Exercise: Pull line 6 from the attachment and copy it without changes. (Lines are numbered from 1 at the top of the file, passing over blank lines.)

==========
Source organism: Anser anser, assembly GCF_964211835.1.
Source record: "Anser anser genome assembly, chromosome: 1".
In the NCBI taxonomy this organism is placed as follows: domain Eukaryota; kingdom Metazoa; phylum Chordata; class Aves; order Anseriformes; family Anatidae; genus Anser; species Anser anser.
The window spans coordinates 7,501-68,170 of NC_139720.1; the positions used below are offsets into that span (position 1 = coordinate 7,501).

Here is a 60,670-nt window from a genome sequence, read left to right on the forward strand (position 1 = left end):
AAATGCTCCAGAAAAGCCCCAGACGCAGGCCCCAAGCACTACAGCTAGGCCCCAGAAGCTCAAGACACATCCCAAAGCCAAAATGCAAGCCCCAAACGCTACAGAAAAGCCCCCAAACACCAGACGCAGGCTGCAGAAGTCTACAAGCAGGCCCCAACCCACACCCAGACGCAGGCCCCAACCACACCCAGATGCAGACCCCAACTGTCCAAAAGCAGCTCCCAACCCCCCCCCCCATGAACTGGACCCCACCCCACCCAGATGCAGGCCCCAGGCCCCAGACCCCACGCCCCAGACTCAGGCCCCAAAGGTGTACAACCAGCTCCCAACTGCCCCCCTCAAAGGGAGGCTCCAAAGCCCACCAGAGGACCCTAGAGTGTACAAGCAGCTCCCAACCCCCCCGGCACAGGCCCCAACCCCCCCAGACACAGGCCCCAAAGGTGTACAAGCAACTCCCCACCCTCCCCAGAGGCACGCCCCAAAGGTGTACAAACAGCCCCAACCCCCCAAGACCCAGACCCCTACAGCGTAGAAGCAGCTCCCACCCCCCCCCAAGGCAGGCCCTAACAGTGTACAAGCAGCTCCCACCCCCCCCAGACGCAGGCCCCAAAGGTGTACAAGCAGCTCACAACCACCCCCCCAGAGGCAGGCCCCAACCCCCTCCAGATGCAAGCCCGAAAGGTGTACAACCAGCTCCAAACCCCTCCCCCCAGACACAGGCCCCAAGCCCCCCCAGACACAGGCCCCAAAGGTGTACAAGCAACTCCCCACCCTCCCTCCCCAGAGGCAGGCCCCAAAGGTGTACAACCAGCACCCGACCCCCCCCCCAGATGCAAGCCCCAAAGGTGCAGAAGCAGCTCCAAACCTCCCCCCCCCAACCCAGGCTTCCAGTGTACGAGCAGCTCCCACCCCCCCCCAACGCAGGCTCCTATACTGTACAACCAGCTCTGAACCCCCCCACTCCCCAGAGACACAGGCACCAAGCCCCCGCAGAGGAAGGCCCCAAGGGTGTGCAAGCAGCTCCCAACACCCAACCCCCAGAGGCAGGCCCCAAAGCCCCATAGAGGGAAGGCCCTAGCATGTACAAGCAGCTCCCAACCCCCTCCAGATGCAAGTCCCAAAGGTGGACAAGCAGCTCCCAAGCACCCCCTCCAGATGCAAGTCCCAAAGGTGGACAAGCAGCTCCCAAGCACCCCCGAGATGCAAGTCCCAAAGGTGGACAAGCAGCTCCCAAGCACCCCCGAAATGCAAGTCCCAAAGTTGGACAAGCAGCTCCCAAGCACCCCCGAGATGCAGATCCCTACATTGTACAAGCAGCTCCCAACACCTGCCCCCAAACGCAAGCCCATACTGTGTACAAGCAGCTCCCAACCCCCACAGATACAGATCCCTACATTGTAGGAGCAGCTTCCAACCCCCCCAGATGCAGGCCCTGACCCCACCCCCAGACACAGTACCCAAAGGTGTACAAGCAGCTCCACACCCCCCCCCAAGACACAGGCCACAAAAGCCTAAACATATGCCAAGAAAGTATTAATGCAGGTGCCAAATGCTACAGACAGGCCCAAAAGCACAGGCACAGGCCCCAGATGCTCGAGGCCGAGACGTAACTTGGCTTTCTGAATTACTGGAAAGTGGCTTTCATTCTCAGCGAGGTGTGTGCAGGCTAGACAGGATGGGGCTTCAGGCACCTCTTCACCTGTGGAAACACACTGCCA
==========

AAATGCTCCAGAAAAGCCCCAGACGCAGGCCCCAAGCACTACAGCTAGGCCCCAGAAGCTCAAGACACATCCCAAAGCCAAAATGCAAGCCCCAAACGCTACAGAAAAGCCCCCAAACACCAGACGCAGGCTGCAGAAGTCTACAAGCAGGCCCCAACCCACACCCAGACGCAGGCCCCAACCACACCCAGATGCAGACCCCAACTGTCCAAAAGCAGCTCCCAACCCCCCCCCCCATGAACTGGACCCCACCCCACCCAGATGCAGGCCCCAGGCCCCAGACCCCACGCCCCAGACTCAGGCCCCAAAGGTGTACAACCAGCTCCCAACTGCCCCCCTCAAAGGGAGGCTCCAAAGCCCACCAGAGGACCCTAGAGTGTACAAGCAGCTCCCAACCCCCCCGGCACAGGCCCCAACCCCCCCAGACACAGGCCCCAAAGGTGTACAAGCAACTCCCCACCCTCCCCAGAGGCACGCCCCAAAGGTGTACAAACAGCCCCAACCCCCCAAGACCCAGACCCCTACAGCGTAGAAGCAGCTCCCACCCCCCCCCAAGGCAGGCCCTAACAGTGTACAAGCAGCTCCCACCCCCCCCAGACGCAGGCCCCAAAGGTGTACAAGCAGCTCACAACCACCCCCCCAGAGGCAGGCCCCAACCCCCTCCAGATGCAAGCCCGAAAGGTGTACAACCAGCTCCAAACCCCTCCCCCCAGACACAGGCCCCAAGCCCCCCCAGACACAGGCCCCAAAGGTGTACAAGCAACTCCCCACCCTCCCTCCCCAGAGGCAGGCCCCAAAGGTGTACAACCAGCACCCGACCCCCCCCCCAGATGCAAGCCCCAAAGGTGCAGAAGCAGCTCCAAACCTCCCCCCCCCAACCCAGGCTTCCAGTGTACGAGCAGCTCCCACCCCCCCCCAACGCAGGCTCCTATACTGTACAACCAGCTCTGAACCCCCCCACTCCCCAGAGACACAGGCACCAAGCCCCCGCAGAGGAAGGCCCCAAGGGTGTGCAAGCAGCTCCCAACACCCAACCCCCAGAGGCAGGCCCCAAAGCCCCATAGAGGGAAGGCCCTAGCATGTACAAGCAGCTCCCAACCCCCTCCAGATGCAAGTCCCAAAGGTGGACAAGCAGCTCCCAAGCACCCCCTCCAGATGCAAGTCCCAAAGGTGGACAAGCAGCTCCCAAGCACCCCCGAGATGCAAGTCCCAAAGGTGGACAAGCAGCTCCCAAGCACCCCCGAAATGCAAGTCCCAAAGTTGGACAAGCAGCTCCCAAGCACCCCCGAGATGCAGATCCCTACATTGTACAAGCAGCTCCCAACACCTGCCCCCAAACGCAAGCCCATACTGTGTACAAGCAGCTCCCAACCCCCACAGATACAGATCCCTACATTGTAGGAGCAGCTTCCAACCCCCCCAGATGCAGGCCCTGACCCCACCCCCAGACACAGTACCCAAAGGTGTACAAGCAGCTCCACACCCCCCCCCAAGACACAGGCCACAAAAGCCTAAACATATGCCAAGAAAGTATTAATGCAGGTGCCAAATGCTACAGACAGGCCCAAAAGCACAGGCACAGGCCCCAGATGCTCGAGGCCGAGACGTAACTTGGCTTTCTGAATTACTGGAAAGTGGCTTTCATTCTCAGCGAGGTGTGTGCAGGCTAGACAGGATGGGGCTTCAGGCACCTCTTCACCTGTGGAAACACACTGCCA